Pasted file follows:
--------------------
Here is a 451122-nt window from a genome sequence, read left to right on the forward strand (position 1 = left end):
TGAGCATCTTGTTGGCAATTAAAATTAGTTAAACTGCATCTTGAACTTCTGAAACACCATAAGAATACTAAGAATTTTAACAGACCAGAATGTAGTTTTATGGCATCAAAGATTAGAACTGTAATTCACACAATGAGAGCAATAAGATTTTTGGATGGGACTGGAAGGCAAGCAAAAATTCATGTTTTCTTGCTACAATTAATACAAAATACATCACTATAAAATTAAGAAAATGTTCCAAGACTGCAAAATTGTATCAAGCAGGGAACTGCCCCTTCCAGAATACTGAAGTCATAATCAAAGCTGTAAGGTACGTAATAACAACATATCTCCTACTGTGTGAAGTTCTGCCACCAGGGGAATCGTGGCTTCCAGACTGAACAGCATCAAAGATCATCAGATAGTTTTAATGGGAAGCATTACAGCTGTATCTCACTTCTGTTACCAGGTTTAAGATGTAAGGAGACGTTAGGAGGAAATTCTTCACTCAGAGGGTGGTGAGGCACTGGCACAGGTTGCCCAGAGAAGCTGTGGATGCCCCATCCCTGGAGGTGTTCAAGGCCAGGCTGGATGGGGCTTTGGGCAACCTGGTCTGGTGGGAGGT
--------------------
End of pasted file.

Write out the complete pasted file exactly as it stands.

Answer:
Here is a 451122-nt window from a genome sequence, read left to right on the forward strand (position 1 = left end):
TGAGCATCTTGTTGGCAATTAAAATTAGTTAAACTGCATCTTGAACTTCTGAAACACCATAAGAATACTAAGAATTTTAACAGACCAGAATGTAGTTTTATGGCATCAAAGATTAGAACTGTAATTCACACAATGAGAGCAATAAGATTTTTGGATGGGACTGGAAGGCAAGCAAAAATTCATGTTTTCTTGCTACAATTAATACAAAATACATCACTATAAAATTAAGAAAATGTTCCAAGACTGCAAAATTGTATCAAGCAGGGAACTGCCCCTTCCAGAATACTGAAGTCATAATCAAAGCTGTAAGGTACGTAATAACAACATATCTCCTACTGTGTGAAGTTCTGCCACCAGGGGAATCGTGGCTTCCAGACTGAACAGCATCAAAGATCATCAGATAGTTTTAATGGGAAGCATTACAGCTGTATCTCACTTCTGTTACCAGGTTTAAGATGTAAGGAGACGTTAGGAGGAAATTCTTCACTCAGAGGGTGGTGAGGCACTGGCACAGGTTGCCCAGAGAAGCTGTGGATGCCCCATCCCTGGAGGTGTTCAAGGCCAGGCTGGATGGGGCTTTGGGCAACCTGGTCTGGTGGGAGGT